The Surge of Women at Sundance - And What it Means For Filmmaking
Sex is always a big topic at Sundance, but this year it come from the women's perspective. That's because for the first time Sundance has an equal number of women as men directors in competition -- eight -- with more than a dozen other women directors in other sections of the festival.
So, yes, Sundance 2013 brings men with midlife crises (Drake Doremus' "Breathe In") and closeted literary giants ("Kill Your Darlings"). But suddenly there are women with midlife crises too, and life-altering problems told from a female perspective .
>> In "Concussion" by Stacie Passon (below), a woman adopts a secret life as a lesbian prostitute.
>> In (right) Lynn Shelton's "Touchy Feely," a massage therapist (Rosemarie DeWitt) seeks to understand why she suddenly can't touch her clients without disgust.
>> In Anne Fontaine's "2 Mothers," not in competition, two best friends -- played by Naomi Watts and Robin Wright -- have long-term affairs with one another's sons.
>> In "Afternoon Delight," writer-director Jill Soloway explores the ennui of an L.A. housewife who tries to rescue a stripper by hiring her as her nanny.
The topics in the documentary section also suggest a women's perspective by filmmakers, whether in "After Tiller," about the four remaining doctors in America who perform late-term abortions, or "Anita," a look at the life of Anita Hill and her explosive accusations against Clarence Thomas or a deep dive by Christina Voros into the online sex industry ("kink").
Liz Garcia, director of the feature "The Lifeguard," said, "It's tremendously exciting for me to have achieved the dream of career in a year when it is so important for women. I'm so proud."
After so many years of debate over the reason for the lack of women directors, it is hard to know if this year marks a watershed of change or represents a welcome one-time bump. Either way, the directors themselves believe it represents a significant step toward greater balance.
"I think it's only a matter of time that women achieve parity," Passon, the director of "Concussion," said in an interview with TheWrap. A commercials director for many years, this is her first feature film. "Because of technology, we're starting to see new distribution platforms and a low barrier to making movies," she said. "I never saw a reason to do a film, I thought it would never get made. Before, the chances (for financing) were lottery-esque."
Shelton ("Humpday," "My Sister's Sister") is no newcomer to Sundance, but in introducing "Touchy Feely" on Saturday, she said that the story came largely from her own life, channeled into the character of Abby, played by DeWitt.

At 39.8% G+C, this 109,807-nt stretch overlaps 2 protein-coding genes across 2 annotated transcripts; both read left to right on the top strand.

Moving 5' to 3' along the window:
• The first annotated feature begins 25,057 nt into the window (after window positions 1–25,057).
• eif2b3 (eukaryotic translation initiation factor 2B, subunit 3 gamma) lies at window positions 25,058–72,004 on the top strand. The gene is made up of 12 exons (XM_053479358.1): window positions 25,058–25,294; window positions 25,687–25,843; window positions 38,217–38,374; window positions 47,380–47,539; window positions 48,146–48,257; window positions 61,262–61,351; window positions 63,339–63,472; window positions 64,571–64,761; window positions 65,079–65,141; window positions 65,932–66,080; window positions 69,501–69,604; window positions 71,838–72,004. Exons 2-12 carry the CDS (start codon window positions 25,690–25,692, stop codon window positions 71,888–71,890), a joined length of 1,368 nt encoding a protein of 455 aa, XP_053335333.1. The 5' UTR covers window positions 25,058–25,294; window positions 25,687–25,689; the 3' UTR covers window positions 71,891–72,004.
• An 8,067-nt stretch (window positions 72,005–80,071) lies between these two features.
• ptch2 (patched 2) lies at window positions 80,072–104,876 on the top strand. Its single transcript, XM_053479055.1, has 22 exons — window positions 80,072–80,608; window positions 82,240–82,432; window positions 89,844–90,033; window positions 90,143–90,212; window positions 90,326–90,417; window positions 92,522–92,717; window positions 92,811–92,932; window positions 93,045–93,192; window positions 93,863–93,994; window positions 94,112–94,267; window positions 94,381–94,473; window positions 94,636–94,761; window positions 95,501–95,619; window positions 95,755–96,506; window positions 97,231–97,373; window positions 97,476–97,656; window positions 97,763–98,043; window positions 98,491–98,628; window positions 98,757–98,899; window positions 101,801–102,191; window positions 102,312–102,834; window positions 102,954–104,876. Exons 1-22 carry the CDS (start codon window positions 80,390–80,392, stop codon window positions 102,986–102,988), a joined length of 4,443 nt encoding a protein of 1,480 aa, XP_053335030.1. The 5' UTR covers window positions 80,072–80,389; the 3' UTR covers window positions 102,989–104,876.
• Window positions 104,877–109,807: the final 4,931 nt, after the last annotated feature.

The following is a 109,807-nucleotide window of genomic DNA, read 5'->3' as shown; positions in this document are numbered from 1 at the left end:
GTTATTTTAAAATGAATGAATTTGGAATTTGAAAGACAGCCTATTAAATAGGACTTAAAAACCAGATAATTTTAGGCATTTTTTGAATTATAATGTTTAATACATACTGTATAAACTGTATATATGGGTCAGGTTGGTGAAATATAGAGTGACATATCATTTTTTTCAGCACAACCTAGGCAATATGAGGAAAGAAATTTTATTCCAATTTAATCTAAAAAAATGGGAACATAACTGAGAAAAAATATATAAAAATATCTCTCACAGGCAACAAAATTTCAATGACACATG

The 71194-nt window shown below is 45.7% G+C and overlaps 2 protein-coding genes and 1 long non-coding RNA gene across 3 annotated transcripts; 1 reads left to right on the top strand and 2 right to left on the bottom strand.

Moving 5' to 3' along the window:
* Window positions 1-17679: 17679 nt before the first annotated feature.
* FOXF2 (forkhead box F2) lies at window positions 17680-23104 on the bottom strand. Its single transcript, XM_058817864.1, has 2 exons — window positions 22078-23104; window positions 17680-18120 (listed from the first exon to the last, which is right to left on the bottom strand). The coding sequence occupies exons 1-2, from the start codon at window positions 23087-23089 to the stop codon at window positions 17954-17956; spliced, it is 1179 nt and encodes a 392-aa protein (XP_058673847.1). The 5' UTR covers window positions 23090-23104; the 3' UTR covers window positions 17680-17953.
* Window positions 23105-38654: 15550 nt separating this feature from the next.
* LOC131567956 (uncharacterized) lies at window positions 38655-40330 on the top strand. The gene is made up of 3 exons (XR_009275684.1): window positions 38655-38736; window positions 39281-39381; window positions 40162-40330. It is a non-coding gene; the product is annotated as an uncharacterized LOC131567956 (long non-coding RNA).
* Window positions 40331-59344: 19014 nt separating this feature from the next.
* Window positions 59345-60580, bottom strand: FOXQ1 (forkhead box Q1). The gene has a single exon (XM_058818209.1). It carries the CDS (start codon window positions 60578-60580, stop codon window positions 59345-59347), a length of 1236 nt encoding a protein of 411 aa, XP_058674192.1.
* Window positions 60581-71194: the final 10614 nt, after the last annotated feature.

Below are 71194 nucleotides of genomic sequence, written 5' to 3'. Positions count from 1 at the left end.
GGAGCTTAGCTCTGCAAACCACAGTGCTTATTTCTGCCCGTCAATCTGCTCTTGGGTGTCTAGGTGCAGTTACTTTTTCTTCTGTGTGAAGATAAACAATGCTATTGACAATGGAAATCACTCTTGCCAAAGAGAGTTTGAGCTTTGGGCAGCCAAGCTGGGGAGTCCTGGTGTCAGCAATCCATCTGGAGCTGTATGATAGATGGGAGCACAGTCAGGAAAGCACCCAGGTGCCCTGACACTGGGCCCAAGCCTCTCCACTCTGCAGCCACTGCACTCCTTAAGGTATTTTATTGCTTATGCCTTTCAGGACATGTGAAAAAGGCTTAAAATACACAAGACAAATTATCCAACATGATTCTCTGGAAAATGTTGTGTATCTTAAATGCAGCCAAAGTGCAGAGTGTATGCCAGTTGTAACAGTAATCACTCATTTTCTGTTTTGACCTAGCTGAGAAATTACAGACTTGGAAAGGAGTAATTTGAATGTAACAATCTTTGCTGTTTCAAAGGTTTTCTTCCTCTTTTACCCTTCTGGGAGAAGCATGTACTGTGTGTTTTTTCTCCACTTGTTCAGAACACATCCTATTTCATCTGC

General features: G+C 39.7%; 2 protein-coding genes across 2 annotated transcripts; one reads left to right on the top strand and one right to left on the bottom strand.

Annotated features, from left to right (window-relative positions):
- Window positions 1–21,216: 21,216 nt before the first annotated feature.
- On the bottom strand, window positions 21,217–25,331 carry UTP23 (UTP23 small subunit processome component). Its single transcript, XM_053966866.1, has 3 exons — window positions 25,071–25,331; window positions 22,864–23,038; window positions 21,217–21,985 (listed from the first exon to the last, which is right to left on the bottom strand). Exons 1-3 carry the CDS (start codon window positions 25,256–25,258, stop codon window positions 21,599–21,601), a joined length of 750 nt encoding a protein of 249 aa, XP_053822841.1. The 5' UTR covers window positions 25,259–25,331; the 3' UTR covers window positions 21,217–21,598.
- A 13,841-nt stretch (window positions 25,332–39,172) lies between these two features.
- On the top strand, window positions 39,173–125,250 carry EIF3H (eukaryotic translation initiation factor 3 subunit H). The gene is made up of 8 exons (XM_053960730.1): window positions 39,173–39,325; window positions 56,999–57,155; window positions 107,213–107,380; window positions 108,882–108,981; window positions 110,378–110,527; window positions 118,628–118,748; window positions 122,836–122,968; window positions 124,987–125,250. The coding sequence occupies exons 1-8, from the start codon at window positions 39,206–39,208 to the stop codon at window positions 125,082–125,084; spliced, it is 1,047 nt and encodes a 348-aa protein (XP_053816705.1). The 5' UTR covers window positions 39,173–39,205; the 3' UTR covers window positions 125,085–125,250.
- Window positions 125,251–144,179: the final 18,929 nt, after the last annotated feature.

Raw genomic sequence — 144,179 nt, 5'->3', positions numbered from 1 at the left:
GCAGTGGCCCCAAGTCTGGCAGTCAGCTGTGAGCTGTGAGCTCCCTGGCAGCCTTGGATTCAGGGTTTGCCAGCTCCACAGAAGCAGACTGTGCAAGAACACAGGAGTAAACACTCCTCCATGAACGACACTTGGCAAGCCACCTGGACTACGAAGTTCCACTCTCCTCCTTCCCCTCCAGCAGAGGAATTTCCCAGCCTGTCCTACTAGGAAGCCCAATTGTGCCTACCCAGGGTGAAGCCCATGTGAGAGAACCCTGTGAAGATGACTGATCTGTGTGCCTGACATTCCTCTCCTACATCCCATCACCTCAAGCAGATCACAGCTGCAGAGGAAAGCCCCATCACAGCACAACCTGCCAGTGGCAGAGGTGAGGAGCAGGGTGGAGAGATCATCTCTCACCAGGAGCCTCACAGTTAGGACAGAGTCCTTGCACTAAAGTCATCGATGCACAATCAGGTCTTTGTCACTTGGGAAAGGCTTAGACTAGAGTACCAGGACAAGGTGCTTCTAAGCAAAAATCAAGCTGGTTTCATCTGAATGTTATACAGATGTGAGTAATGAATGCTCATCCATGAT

"This is a film more from the inside out," Shelton said. "I was drawing a lot from my own experiences. This is ripped from the pages of my own life -- the crying in the grocery store…. The precariousness of self-confidence, the need to figure out how to ground yourself."
The comment points to how much independent filmmaking is driven by the vision and voice of the director, who in many cases is also the writer. As DeWitt noted: "I didn't understand this character at all. It requires a tremendous amount of (faith). You leap in with Lynn and you're not sure where you're headed."
Many of the movies by women directors deal with women exploring their sexuality, either at a young or old age. And the classic Sundance coming-of-age theme plays differently when a young girl is doing the aging.
Naomi Foner (right), a veteran screenwriter, joins the lineup in directing her first film at age 65, "Very Good Girls" starring Dakota Fanning and Elizabeth Olsen, in the premieres section of the festival. That one is a coming of age story about two young women who fall for the same guy, in a long, hot New York summer.
Foner, who is also the mother of Jake and Maggie Gyllenhaal, said that it was largely fear that had held her back from directing until now. "What's sad is I could have done it sooner, and I didn't," she said in a reflective conversation on Main Street in Park City. Foner, whose ex-husband is director Stephen Gyllenhaal, said she worried about things she shouldn't have – upstaging her husband, or not knowing which lens to use in a shot.